Based on a true story, Erin Brockovich starred Julia Roberts in an Oscar-winning portrayal of a single mother of three who became a legal assistant and started the fight against Hinkley, California's water-polluting Pacific Gas & Electric. Here are some facts about the film to read after all those numbers stop coming out of your ears.
1. ERIN BROCKOVICH'S CHIROPRACTOR GOT THE BIOPIC ROLLING.
Executive producer Carla Santos Shamberg's chiropractor told her about one of her other patients, Erin Brockovich, during an appointment. Carla told her husband, producer Michael Shamberg.
2. THE REAL BROCKOVCH WANTED GOLDIE HAWN TO PLAY HER.
"He'd always ask me, 'If they really do make this movie who should play you?'" Brockovich recalled of a conversation she had with lawyer Ed Masry. "I was always uncomfortable with the question. I'd say, 'I don't know. I hope it's someone funny like Goldie Hawn.' And Ed would say, 'I was thinking of someone more like Roseanne Barr.' And I was like, 'F**k you, Ed,' and he would laugh. He said, 'All kidding aside kid, I don't care who it is as long as it's not Julia Roberts.' He said, 'She has no t**s and no foul mouth, so it wouldn't work.'"
3. JULIA ROBERTS MADE A RECORD-BREAKING AMOUNT OF MONEY.
With Erin Brockovich, Roberts became the first actress to ever earn $20 million for a movie. Universal Pictures was reluctant to pay up, but Roberts' agent successfully argued a Hollywood double standard.
4. ALBERT FINNEY SAID "NO" TO THE FILM.
Producer Danny DeVito had to convince Finney's girlfriend to convince Finney to change his mind, offering to schedule all of the actor's scenes as Ed Masry closer together so he wouldn't have to be in Los Angeles as long as earlier scheduled.
5. THE REAL ERIN SERVED FAKE ERIN IN THE MOVIE.
The actual Brockovich played a waitress named "Julia" in a scene in the film named after her. Director Steven Soderbergh had kept Brockovich and Roberts apart from one another before that so that Roberts wouldn't be tempted to imitate her. Masry, a former child film actor, also appeared in the restaurant scene, as a customer in the booth adjacent to Roberts.
6. ROBERTS HAD TO LEARN TO WRITE RIGHT-HANDED.
While Brockovich is a righty, Roberts is part of the 10 percent of the world who are left-handed.
7. SODERBERGH WAS INFLUENCED BY ALL THE PRESIDENT'S MEN AND ROCKY.
"It is without question one of my favorite American films of all time,'' the director told The New York Times about All the President's Men (1976). ''And it's one that I looked to quite a lot while I was making my last two movies, Erin Brockovich (2000) and Traffic (2000), because in both cases we were trying to make films about serious issues that were also very entertaining." Soderbergh also classified Erin Brockovich as a Rocky-like movie. "It's a Rocky movie, and that's fine as long as you make a good Rocky movie. I think the first Rocky is a really good movie. I tried to keep that in mind."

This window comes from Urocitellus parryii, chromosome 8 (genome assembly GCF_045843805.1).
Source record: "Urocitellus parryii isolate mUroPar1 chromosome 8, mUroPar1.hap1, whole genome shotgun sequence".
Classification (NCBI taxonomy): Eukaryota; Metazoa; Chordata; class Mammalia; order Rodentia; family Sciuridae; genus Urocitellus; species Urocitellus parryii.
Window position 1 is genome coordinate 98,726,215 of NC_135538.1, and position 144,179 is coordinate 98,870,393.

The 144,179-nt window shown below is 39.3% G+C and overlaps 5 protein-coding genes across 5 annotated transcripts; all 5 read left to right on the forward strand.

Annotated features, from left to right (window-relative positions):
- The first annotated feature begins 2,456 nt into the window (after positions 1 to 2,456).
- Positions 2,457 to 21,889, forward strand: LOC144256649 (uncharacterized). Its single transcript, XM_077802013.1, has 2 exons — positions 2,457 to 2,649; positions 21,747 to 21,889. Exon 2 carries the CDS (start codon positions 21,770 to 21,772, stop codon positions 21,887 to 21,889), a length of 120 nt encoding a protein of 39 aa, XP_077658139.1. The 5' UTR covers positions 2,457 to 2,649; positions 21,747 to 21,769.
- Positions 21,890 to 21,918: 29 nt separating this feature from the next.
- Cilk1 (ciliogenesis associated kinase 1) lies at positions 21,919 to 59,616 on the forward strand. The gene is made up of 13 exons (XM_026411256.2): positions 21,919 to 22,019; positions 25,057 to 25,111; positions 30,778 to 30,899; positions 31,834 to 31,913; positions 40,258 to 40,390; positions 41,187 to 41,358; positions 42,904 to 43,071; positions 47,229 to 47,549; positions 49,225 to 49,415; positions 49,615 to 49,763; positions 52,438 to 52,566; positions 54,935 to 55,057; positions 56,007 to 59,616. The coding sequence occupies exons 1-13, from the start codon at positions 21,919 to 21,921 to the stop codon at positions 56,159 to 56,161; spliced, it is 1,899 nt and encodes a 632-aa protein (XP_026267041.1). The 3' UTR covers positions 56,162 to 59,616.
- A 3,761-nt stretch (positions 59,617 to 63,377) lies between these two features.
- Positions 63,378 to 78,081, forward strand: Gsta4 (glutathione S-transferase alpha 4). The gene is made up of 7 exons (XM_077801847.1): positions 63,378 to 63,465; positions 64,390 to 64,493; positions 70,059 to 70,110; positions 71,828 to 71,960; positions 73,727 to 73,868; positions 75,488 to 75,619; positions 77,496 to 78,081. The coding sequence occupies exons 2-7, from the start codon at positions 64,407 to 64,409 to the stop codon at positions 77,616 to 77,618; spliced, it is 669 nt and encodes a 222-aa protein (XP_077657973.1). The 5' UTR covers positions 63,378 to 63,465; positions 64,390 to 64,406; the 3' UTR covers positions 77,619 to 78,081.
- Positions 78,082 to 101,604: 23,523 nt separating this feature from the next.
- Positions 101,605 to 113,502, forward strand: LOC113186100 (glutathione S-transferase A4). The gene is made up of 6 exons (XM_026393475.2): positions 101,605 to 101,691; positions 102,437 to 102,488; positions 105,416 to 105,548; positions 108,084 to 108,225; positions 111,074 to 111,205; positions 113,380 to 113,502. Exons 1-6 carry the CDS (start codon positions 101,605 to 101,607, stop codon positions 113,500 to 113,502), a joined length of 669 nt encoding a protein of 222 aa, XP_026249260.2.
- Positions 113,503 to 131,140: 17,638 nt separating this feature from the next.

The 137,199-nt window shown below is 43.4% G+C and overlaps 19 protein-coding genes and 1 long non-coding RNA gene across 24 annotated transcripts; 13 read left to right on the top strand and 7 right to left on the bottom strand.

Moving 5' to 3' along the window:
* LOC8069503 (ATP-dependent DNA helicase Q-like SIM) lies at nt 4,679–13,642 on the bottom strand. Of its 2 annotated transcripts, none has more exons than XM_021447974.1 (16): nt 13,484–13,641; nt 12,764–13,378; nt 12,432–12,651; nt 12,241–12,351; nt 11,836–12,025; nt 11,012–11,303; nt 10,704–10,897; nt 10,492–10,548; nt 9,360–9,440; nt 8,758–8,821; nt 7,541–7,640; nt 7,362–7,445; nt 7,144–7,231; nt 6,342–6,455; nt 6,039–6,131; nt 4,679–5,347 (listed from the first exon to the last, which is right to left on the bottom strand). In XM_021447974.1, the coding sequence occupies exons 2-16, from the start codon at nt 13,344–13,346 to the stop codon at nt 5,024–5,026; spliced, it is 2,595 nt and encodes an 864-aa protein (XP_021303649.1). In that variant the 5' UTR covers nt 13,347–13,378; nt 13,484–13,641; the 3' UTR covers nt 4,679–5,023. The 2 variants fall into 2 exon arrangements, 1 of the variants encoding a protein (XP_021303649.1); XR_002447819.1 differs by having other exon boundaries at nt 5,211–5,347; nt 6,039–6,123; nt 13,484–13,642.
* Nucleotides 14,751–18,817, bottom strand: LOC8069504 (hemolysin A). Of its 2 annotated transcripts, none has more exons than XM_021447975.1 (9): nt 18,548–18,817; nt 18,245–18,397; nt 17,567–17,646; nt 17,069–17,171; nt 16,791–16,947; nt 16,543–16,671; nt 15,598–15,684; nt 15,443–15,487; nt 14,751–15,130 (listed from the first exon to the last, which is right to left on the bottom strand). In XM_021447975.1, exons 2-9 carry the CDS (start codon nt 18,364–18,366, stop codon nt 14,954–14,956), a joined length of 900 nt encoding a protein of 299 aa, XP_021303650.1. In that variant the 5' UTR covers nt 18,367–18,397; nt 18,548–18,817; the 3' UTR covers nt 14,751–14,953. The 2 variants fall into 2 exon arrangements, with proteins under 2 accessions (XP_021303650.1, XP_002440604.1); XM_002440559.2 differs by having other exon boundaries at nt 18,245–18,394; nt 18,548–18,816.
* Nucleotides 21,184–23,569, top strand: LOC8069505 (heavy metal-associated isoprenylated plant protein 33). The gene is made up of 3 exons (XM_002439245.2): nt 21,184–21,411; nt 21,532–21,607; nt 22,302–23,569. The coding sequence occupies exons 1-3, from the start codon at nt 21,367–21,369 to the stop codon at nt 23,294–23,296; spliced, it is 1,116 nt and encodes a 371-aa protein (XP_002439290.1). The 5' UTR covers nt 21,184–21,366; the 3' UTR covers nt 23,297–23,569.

8. A DELETED SCENE SHOWED BROCKOVICH IN THE HOSPITAL.
Hinkley's toxins made the real Brockovich sick at one point. Soderbergh filmed a scene set at the hospital, but later cut it from the final product. "I didn't want people to think that this was going to turn into one of those movies where the protagonist gets terminally ill," he said on the DVD commentary. "It was a tough call, because Erin really did get sick and was hospitalized for a while."
9. THE FIRST CUT OF THE FILM WAS THREE HOURS AND 15 MINUTES LONG.
One hour and four minutes of footage had to go for the theatrical release.
10. THE REAL JUDGE CAME OUT OF RETIREMENT TO APPEAR IN THE MOVIE.
Judge LeRoy A. Simmons officiated at the pleading and discovery for Hinkley v. PSE&G, and came out of retirement to repeat his decision, this time in front of actors and cameras.
11. UNIVERSAL WAS CONCERNED ABOUT BROCKOVICH'S LANGUAGE.
Studio executives were worried that audiences would not forgive the title character's language. Most audience members at the test screenings for the film enjoyed themselves anyway.
12. THE STUDIO DID RECEIVE ONE COMPLAINT.
A test screening audience member did take one issue with the film: “The first 99 times I saw her breasts were enough," he said of Roberts.
13. ROBERTS' BOYFRIEND HAD A SIMILAR COMPLAINT.
When Roberts sent her then-boyfriend, Benjamin Bratt, pictures of her new décolletage, he responded, "You can't go out like that!"
14. BROCKOVICH SAID THE MOVIE IS "PROBABLY 98 TO 99 PERCENT" ACCURATE.
"They took very, very few liberties," Brockovich revealed. "One of the liberties was, I was not Miss Wichita, I was actually Miss Pacific Coast, right here in California. Steven Soderbergh thought it would be cute since I was from Kansas to throw that in there."
15. IN REAL LIFE, GEORGE TRIED TO EXTORT BROCKOVICH.
Jorge Halaby (the basis for George) and Brockovich's first husband, Shawn Brown, attempted to extort $310,000 from Brockovich with a claim she had an affair with Masry. Their lawyer was found guilty of extortion and was later disbarred.